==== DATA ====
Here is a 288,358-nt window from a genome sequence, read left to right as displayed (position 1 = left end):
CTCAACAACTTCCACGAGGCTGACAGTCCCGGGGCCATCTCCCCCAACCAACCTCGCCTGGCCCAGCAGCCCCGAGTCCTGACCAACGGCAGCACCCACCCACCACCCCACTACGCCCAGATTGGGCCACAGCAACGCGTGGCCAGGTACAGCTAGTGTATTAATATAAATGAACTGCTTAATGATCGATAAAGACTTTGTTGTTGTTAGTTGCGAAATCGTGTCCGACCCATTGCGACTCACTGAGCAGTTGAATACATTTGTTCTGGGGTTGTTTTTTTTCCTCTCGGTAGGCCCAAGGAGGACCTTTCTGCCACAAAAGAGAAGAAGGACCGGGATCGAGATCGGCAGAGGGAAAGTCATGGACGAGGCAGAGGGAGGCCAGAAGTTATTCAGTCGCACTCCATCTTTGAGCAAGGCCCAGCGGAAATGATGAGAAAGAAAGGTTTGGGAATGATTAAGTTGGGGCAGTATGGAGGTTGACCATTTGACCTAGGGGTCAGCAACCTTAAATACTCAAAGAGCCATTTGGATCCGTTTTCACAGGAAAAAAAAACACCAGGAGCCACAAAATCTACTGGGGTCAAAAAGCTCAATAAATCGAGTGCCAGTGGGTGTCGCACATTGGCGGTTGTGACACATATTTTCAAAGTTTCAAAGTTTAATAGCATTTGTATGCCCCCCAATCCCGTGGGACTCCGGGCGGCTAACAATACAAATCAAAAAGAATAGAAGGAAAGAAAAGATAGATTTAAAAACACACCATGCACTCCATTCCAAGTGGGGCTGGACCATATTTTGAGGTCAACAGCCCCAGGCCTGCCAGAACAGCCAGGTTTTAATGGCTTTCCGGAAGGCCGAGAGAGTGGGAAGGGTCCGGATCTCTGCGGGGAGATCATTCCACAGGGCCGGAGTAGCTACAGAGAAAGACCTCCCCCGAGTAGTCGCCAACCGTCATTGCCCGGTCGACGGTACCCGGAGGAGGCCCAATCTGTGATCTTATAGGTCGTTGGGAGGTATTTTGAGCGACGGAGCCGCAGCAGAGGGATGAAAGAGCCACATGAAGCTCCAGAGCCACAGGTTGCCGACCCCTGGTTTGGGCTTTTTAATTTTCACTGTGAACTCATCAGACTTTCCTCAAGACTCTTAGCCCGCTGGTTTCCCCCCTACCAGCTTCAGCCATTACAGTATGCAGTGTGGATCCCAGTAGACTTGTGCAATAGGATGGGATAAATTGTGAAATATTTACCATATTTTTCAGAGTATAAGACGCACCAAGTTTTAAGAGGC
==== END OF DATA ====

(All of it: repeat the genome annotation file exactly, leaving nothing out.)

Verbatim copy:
Here is a 288,358-nt window from a genome sequence, read left to right as displayed (position 1 = left end):
CTCAACAACTTCCACGAGGCTGACAGTCCCGGGGCCATCTCCCCCAACCAACCTCGCCTGGCCCAGCAGCCCCGAGTCCTGACCAACGGCAGCACCCACCCACCACCCCACTACGCCCAGATTGGGCCACAGCAACGCGTGGCCAGGTACAGCTAGTGTATTAATATAAATGAACTGCTTAATGATCGATAAAGACTTTGTTGTTGTTAGTTGCGAAATCGTGTCCGACCCATTGCGACTCACTGAGCAGTTGAATACATTTGTTCTGGGGTTGTTTTTTTTCCTCTCGGTAGGCCCAAGGAGGACCTTTCTGCCACAAAAGAGAAGAAGGACCGGGATCGAGATCGGCAGAGGGAAAGTCATGGACGAGGCAGAGGGAGGCCAGAAGTTATTCAGTCGCACTCCATCTTTGAGCAAGGCCCAGCGGAAATGATGAGAAAGAAAGGTTTGGGAATGATTAAGTTGGGGCAGTATGGAGGTTGACCATTTGACCTAGGGGTCAGCAACCTTAAATACTCAAAGAGCCATTTGGATCCGTTTTCACAGGAAAAAAAAACACCAGGAGCCACAAAATCTACTGGGGTCAAAAAGCTCAATAAATCGAGTGCCAGTGGGTGTCGCACATTGGCGGTTGTGACACATATTTTCAAAGTTTCAAAGTTTAATAGCATTTGTATGCCCCCCAATCCCGTGGGACTCCGGGCGGCTAACAATACAAATCAAAAAGAATAGAAGGAAAGAAAAGATAGATTTAAAAACACACCATGCACTCCATTCCAAGTGGGGCTGGACCATATTTTGAGGTCAACAGCCCCAGGCCTGCCAGAACAGCCAGGTTTTAATGGCTTTCCGGAAGGCCGAGAGAGTGGGAAGGGTCCGGATCTCTGCGGGGAGATCATTCCACAGGGCCGGAGTAGCTACAGAGAAAGACCTCCCCCGAGTAGTCGCCAACCGTCATTGCCCGGTCGACGGTACCCGGAGGAGGCCCAATCTGTGATCTTATAGGTCGTTGGGAGGTATTTTGAGCGACGGAGCCGCAGCAGAGGGATGAAAGAGCCACATGAAGCTCCAGAGCCACAGGTTGCCGACCCCTGGTTTGGGCTTTTTAATTTTCACTGTGAACTCATCAGACTTTCCTCAAGACTCTTAGCCCGCTGGTTTCCCCCCTACCAGCTTCAGCCATTACAGTATGCAGTGTGGATCCCAGTAGACTTGTGCAATAGGATGGGATAAATTGTGAAATATTTACCATATTTTTCAGAGTATAAGACGCACCAAGTTTTAAGAGGC